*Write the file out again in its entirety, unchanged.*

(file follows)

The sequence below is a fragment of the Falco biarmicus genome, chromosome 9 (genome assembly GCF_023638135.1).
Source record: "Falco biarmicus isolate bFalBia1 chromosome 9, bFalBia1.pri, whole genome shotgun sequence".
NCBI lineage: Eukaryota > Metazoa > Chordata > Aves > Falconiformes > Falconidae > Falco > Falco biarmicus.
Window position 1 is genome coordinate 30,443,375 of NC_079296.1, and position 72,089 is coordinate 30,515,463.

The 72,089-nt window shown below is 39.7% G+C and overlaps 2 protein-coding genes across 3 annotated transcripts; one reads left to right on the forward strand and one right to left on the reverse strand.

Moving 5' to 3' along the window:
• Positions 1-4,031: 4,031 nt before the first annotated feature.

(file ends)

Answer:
The sequence below is a fragment of the Falco biarmicus genome, chromosome 9 (genome assembly GCF_023638135.1).
Source record: "Falco biarmicus isolate bFalBia1 chromosome 9, bFalBia1.pri, whole genome shotgun sequence".
NCBI lineage: Eukaryota > Metazoa > Chordata > Aves > Falconiformes > Falconidae > Falco > Falco biarmicus.
Window position 1 is genome coordinate 30,443,375 of NC_079296.1, and position 72,089 is coordinate 30,515,463.

The 72,089-nt window shown below is 39.7% G+C and overlaps 2 protein-coding genes across 3 annotated transcripts; one reads left to right on the forward strand and one right to left on the reverse strand.

Moving 5' to 3' along the window:
• Positions 1-4,031: 4,031 nt before the first annotated feature.